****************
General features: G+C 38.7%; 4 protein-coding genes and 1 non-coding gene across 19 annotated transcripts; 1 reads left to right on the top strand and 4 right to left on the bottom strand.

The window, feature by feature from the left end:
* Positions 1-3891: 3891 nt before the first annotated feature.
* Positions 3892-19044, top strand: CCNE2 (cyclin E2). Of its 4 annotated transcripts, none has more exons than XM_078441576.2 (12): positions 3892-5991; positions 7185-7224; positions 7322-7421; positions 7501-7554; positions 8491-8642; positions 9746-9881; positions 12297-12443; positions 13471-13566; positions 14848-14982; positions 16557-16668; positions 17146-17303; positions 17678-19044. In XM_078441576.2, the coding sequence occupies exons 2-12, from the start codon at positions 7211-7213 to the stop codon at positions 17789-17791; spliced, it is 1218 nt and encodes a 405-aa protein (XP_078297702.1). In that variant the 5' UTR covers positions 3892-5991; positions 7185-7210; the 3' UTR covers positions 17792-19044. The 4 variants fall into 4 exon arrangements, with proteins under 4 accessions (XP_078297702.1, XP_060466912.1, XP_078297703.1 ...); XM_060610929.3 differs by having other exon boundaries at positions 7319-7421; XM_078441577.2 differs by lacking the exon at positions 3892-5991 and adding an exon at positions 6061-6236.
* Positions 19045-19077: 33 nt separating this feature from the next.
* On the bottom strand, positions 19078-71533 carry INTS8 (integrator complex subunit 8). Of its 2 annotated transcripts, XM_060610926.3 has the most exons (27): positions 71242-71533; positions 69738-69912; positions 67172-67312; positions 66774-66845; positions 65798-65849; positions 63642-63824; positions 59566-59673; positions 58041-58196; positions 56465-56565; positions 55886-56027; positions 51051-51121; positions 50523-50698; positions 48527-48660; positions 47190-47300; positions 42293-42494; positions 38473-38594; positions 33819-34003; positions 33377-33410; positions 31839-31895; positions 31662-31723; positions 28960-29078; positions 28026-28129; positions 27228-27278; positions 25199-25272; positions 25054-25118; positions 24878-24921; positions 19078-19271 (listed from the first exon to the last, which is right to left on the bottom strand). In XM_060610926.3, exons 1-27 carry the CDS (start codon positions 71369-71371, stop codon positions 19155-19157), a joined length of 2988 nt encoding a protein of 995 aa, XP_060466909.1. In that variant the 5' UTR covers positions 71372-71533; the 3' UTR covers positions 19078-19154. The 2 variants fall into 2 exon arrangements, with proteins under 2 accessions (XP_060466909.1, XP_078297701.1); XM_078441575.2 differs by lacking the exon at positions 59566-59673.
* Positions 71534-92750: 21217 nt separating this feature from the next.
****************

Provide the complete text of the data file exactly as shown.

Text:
General features: G+C 38.7%; 4 protein-coding genes and 1 non-coding gene across 19 annotated transcripts; 1 reads left to right on the top strand and 4 right to left on the bottom strand.

The window, feature by feature from the left end:
* Positions 1-3891: 3891 nt before the first annotated feature.
* Positions 3892-19044, top strand: CCNE2 (cyclin E2). Of its 4 annotated transcripts, none has more exons than XM_078441576.2 (12): positions 3892-5991; positions 7185-7224; positions 7322-7421; positions 7501-7554; positions 8491-8642; positions 9746-9881; positions 12297-12443; positions 13471-13566; positions 14848-14982; positions 16557-16668; positions 17146-17303; positions 17678-19044. In XM_078441576.2, the coding sequence occupies exons 2-12, from the start codon at positions 7211-7213 to the stop codon at positions 17789-17791; spliced, it is 1218 nt and encodes a 405-aa protein (XP_078297702.1). In that variant the 5' UTR covers positions 3892-5991; positions 7185-7210; the 3' UTR covers positions 17792-19044. The 4 variants fall into 4 exon arrangements, with proteins under 4 accessions (XP_078297702.1, XP_060466912.1, XP_078297703.1 ...); XM_060610929.3 differs by having other exon boundaries at positions 7319-7421; XM_078441577.2 differs by lacking the exon at positions 3892-5991 and adding an exon at positions 6061-6236.
* Positions 19045-19077: 33 nt separating this feature from the next.
* On the bottom strand, positions 19078-71533 carry INTS8 (integrator complex subunit 8). Of its 2 annotated transcripts, XM_060610926.3 has the most exons (27): positions 71242-71533; positions 69738-69912; positions 67172-67312; positions 66774-66845; positions 65798-65849; positions 63642-63824; positions 59566-59673; positions 58041-58196; positions 56465-56565; positions 55886-56027; positions 51051-51121; positions 50523-50698; positions 48527-48660; positions 47190-47300; positions 42293-42494; positions 38473-38594; positions 33819-34003; positions 33377-33410; positions 31839-31895; positions 31662-31723; positions 28960-29078; positions 28026-28129; positions 27228-27278; positions 25199-25272; positions 25054-25118; positions 24878-24921; positions 19078-19271 (listed from the first exon to the last, which is right to left on the bottom strand). In XM_060610926.3, exons 1-27 carry the CDS (start codon positions 71369-71371, stop codon positions 19155-19157), a joined length of 2988 nt encoding a protein of 995 aa, XP_060466909.1. In that variant the 5' UTR covers positions 71372-71533; the 3' UTR covers positions 19078-19154. The 2 variants fall into 2 exon arrangements, with proteins under 2 accessions (XP_060466909.1, XP_078297701.1); XM_078441575.2 differs by lacking the exon at positions 59566-59673.
* Positions 71534-92750: 21217 nt separating this feature from the next.